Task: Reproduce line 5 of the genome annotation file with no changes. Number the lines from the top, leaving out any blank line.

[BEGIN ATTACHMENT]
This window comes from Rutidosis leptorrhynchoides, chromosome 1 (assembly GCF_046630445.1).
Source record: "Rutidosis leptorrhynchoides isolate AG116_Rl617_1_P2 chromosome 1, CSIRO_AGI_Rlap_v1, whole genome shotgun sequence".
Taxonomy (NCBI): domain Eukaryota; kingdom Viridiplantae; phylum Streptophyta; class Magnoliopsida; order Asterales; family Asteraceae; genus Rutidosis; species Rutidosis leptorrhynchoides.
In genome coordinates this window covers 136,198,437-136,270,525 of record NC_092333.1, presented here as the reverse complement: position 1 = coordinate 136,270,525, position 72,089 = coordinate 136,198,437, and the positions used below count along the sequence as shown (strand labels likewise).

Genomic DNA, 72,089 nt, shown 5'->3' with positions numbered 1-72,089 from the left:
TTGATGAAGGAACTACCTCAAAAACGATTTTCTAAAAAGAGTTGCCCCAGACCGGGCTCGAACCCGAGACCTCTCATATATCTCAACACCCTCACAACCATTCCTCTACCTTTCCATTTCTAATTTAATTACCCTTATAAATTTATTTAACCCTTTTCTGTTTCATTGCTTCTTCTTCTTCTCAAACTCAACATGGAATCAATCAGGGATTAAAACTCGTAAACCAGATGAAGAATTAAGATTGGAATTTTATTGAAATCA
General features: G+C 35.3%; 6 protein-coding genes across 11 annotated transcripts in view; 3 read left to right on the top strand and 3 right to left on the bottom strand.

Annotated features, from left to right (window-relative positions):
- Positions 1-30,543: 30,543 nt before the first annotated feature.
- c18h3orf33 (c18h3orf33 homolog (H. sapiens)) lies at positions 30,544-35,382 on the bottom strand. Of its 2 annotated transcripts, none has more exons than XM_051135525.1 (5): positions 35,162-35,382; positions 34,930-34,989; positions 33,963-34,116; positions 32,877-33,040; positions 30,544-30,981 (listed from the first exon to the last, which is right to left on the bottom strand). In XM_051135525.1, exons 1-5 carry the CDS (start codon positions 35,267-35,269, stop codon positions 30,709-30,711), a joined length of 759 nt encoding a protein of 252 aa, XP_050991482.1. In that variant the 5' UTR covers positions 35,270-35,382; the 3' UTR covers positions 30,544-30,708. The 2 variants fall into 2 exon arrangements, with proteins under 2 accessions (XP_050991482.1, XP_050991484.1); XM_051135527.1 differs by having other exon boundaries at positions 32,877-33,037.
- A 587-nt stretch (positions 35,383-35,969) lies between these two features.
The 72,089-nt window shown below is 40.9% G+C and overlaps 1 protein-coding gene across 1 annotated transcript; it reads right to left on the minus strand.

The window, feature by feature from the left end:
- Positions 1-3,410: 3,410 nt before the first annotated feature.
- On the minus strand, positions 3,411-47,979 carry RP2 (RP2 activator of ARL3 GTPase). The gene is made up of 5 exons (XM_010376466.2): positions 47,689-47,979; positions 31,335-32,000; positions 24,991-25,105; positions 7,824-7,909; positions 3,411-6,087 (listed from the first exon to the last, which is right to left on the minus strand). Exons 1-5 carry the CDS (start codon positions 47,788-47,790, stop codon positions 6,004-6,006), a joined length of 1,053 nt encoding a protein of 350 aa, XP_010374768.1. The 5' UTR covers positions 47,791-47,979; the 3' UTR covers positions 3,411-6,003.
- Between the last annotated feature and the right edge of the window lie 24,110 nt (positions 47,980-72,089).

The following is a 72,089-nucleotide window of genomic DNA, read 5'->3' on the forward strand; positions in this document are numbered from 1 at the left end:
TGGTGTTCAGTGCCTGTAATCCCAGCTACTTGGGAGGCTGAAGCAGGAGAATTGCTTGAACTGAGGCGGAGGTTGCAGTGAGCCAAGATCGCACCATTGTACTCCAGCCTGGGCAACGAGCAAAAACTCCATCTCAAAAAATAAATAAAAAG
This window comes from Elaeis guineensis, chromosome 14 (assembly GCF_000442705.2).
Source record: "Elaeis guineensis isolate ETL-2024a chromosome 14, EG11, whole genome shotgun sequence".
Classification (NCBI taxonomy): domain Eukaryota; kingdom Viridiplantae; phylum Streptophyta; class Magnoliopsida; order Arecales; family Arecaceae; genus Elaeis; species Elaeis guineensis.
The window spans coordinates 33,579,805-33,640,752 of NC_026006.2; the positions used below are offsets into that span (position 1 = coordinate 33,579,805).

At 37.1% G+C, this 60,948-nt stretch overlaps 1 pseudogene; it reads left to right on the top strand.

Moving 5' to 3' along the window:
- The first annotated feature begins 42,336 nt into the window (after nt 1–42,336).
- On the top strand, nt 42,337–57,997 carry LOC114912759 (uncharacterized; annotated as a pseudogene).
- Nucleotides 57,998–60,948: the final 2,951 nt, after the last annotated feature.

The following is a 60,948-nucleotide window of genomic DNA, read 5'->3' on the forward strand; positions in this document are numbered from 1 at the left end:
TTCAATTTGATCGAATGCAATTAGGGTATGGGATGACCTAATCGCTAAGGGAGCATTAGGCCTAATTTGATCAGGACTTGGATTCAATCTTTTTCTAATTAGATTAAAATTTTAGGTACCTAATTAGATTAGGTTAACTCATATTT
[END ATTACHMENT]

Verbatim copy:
Genomic DNA, 72,089 nt, shown 5'->3' with positions numbered 1-72,089 from the left: